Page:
If you’ve been following us for a while now, you’ll know that as an organisation we’ve been on a bit of a values journey recently, firstly with discovering our own organisational values, and then mapping out exactly what those values mean in terms of the way they shape how we do business as an agency and how our learnings around values more broadly are shaping the work that we do for our clients and our community.
A set of company values provides a benchmark for how employees are expected to conduct themselves when representing the business [and on a broader personal level too], and give a clear insight into the company’s goals, and how each role supports those values. They’re the benchmark for a way to work, in general, certainly, but can also be used to guide decision making through unprecedented or difficult situations [like a pandemic, for example.]
We’ve noticed a societal shift recently too – businesses all over the world are shouting out their values on social media but here’s a a big difference between the companies who are doing it as part of a trend, and the ones that are backing those statements up with action to create tangible and meaningful change- after all, a set of values with no action is meaningless lip service- and consumers are wising up.
A company with hollow values falls on two distinct swords – cynicism amongst team members can poison the cultural well internally, but also [as the data is beginning to show] failure to do business according to company values wastes a great opportunity for connection with customers. A distinctive set of values has the power to differentiate a business from the competition by clarifying its identity, and giving it both the freedom and the power to stand for the things it deems to be important. You might be surprised by some of the stats, so we’ve made a little round-up
Based on a recent survey conducted by Accenture research:
- 63% of consumers said they preferred to buy from companies that stand for a purpose that reflects their own personal values, and avoid businesses with whom they have a conflict.
- 62% want companies to take a stand on the social, cultural, environmental and political issues that they care about the most.
- 65% of respondents based purchase decisions on the words, values and actions of company leaders.
- 47% stopped doing business with a company in response to a moment of brand disappointment.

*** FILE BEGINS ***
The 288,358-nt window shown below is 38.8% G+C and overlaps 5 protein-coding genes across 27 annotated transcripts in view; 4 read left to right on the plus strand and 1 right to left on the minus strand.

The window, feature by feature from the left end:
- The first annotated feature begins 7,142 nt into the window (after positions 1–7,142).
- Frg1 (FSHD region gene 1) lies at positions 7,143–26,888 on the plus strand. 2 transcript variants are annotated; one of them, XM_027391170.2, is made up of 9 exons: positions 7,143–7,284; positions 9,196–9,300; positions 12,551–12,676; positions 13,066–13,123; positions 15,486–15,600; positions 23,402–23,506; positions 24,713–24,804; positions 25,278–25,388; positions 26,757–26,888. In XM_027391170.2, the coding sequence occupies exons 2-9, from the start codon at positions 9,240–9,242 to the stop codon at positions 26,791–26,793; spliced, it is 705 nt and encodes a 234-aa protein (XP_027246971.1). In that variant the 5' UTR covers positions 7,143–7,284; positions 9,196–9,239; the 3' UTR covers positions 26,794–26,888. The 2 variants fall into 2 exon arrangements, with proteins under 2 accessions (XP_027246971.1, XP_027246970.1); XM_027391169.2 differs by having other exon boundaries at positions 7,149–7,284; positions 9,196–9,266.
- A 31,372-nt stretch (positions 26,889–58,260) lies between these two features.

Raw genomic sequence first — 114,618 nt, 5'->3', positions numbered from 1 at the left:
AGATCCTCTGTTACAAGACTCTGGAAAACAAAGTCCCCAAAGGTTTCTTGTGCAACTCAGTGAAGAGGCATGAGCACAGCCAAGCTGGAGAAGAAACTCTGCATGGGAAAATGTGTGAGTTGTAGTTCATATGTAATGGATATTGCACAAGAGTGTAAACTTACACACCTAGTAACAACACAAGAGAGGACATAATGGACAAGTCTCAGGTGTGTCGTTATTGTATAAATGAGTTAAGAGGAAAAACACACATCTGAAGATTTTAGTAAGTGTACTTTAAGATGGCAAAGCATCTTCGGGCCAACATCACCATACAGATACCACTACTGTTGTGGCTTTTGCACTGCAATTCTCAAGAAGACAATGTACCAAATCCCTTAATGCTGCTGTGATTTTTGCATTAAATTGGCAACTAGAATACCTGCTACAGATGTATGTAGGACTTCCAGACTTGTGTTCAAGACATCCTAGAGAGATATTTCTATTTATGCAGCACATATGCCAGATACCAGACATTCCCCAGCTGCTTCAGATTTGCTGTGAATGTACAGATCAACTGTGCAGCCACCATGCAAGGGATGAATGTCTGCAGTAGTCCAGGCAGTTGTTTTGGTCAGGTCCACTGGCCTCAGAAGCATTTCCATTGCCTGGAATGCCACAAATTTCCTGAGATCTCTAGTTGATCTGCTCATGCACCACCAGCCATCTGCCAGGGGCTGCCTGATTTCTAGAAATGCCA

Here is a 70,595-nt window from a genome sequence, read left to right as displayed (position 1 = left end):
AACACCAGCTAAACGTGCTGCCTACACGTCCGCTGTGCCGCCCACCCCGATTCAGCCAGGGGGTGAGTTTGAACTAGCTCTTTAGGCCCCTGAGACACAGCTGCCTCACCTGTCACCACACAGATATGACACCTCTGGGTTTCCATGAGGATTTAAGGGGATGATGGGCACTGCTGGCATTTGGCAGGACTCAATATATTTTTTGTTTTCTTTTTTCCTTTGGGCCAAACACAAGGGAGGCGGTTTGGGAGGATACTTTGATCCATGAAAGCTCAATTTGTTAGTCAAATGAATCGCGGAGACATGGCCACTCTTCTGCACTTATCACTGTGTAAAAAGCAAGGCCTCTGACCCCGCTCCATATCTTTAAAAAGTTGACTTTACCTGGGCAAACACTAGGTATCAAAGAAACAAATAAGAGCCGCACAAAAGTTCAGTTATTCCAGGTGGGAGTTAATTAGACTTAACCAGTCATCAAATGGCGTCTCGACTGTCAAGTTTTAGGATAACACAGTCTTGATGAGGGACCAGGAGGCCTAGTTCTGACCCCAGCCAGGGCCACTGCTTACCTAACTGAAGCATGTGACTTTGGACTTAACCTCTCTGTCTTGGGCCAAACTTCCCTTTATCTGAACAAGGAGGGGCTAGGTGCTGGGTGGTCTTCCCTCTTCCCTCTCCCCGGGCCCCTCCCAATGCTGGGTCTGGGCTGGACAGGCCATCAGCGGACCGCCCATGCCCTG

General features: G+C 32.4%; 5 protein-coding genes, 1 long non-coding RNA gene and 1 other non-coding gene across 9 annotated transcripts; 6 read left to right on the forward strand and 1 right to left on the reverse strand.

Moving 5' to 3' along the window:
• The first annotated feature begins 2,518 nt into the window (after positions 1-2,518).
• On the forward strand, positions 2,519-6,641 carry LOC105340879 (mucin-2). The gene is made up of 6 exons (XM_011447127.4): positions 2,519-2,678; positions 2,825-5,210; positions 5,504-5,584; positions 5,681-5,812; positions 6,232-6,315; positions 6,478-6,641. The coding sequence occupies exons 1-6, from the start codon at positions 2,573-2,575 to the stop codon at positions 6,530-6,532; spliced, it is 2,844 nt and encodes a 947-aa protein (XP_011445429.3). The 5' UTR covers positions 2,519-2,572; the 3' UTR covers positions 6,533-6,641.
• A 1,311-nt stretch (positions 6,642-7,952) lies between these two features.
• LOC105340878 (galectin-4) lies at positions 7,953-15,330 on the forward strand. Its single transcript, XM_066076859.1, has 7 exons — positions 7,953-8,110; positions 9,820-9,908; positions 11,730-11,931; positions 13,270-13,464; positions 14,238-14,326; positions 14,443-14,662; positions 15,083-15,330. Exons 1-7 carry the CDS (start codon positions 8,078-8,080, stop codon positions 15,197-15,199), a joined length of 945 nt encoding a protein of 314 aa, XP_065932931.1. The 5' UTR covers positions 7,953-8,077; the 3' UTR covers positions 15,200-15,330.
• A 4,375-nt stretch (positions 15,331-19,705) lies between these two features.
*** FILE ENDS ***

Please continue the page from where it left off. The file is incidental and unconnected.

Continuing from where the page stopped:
Some other factors considered likely to influence purchasing decisions were:
- using good quality ingredients
- treating employees well
- reducing plastics and improving the environment
- supply chain transparency
Here’s the kicker, though – in addition to an uptick in employee satisfaction and retention, purpose-led brands experienced a brand valuation increase of MORE THAN DOUBLE the median growth rate, [175% compared to 86%] over the last 12 years, proving that company values done right will translate massively to conversions value too.
Historically, brands have opted for neutrality on key issues so as not to rock the boat, but recently [finally] we’ve seen a trend of brands leaning into their core values in a purposeful and authentic way to throw their support behind key issues – think Nike with Colin Kaepernick, Ben and Jerry’s with their manifesto on dismantling white supremacy, and Lego with donating major $ to social justice organisations supporting Black children [and removing both police and White House Lego sets from circulation].
For us, as an agency? Our clear expression of our company values [and our desire to adhere closely to them] has resulted in some key changes to the way we work, and the people we work with. In the past we’ve had clients with values misalignments that have affected the working relationship, so having clarity around what we project to the world [and what we expect to receive in return] has been profound in terms of shaping the feel of our current portfolio – businesses and individuals with whom our values align for respectful, collaborative relationships that – surprise surprise – are yielding them awesome results.